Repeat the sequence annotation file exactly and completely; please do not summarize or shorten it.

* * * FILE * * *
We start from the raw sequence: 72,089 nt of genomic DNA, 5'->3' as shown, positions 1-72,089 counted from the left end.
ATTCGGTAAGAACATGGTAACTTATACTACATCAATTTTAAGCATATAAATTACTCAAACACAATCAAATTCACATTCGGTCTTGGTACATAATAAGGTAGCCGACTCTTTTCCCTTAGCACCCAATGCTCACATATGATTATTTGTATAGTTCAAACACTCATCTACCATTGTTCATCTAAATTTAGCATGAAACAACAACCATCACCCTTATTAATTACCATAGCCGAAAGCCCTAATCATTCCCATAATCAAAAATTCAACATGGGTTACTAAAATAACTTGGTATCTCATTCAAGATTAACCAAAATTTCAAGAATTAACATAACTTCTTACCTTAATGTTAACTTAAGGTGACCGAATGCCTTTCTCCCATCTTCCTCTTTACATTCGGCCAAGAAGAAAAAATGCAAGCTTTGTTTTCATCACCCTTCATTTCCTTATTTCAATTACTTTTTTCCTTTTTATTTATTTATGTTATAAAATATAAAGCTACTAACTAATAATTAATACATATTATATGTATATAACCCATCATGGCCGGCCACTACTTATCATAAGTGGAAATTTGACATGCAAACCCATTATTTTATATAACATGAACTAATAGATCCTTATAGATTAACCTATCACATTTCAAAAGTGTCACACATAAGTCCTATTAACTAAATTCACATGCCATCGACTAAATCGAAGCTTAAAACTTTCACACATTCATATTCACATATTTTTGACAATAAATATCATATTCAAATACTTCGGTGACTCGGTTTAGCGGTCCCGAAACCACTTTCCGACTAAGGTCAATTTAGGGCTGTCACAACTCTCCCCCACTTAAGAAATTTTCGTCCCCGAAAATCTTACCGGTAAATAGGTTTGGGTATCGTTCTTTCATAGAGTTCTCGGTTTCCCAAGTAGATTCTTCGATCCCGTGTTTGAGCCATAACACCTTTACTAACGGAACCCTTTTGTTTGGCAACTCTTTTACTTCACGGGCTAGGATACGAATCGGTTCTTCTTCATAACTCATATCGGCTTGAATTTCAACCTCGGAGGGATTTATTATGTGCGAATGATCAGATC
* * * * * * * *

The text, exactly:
We start from the raw sequence: 72,089 nt of genomic DNA, 5'->3' as shown, positions 1-72,089 counted from the left end.
ATTCGGTAAGAACATGGTAACTTATACTACATCAATTTTAAGCATATAAATTACTCAAACACAATCAAATTCACATTCGGTCTTGGTACATAATAAGGTAGCCGACTCTTTTCCCTTAGCACCCAATGCTCACATATGATTATTTGTATAGTTCAAACACTCATCTACCATTGTTCATCTAAATTTAGCATGAAACAACAACCATCACCCTTATTAATTACCATAGCCGAAAGCCCTAATCATTCCCATAATCAAAAATTCAACATGGGTTACTAAAATAACTTGGTATCTCATTCAAGATTAACCAAAATTTCAAGAATTAACATAACTTCTTACCTTAATGTTAACTTAAGGTGACCGAATGCCTTTCTCCCATCTTCCTCTTTACATTCGGCCAAGAAGAAAAAATGCAAGCTTTGTTTTCATCACCCTTCATTTCCTTATTTCAATTACTTTTTTCCTTTTTATTTATTTATGTTATAAAATATAAAGCTACTAACTAATAATTAATACATATTATATGTATATAACCCATCATGGCCGGCCACTACTTATCATAAGTGGAAATTTGACATGCAAACCCATTATTTTATATAACATGAACTAATAGATCCTTATAGATTAACCTATCACATTTCAAAAGTGTCACACATAAGTCCTATTAACTAAATTCACATGCCATCGACTAAATCGAAGCTTAAAACTTTCACACATTCATATTCACATATTTTTGACAATAAATATCATATTCAAATACTTCGGTGACTCGGTTTAGCGGTCCCGAAACCACTTTCCGACTAAGGTCAATTTAGGGCTGTCACAACTCTCCCCCACTTAAGAAATTTTCGTCCCCGAAAATCTTACCGGTAAATAGGTTTGGGTATCGTTCTTTCATAGAGTTCTCGGTTTCCCAAGTAGATTCTTCGATCCCGTGTTTGAGCCATAACACCTTTACTAACGGAACCCTTTTGTTTGGCAACTCTTTTACTTCACGGGCTAGGATACGAATCGGTTCTTCTTCATAACTCATATCGGCTTGAATTTCAACCTCGGAGGGATTTATTATGTGCGAATGATCAGATC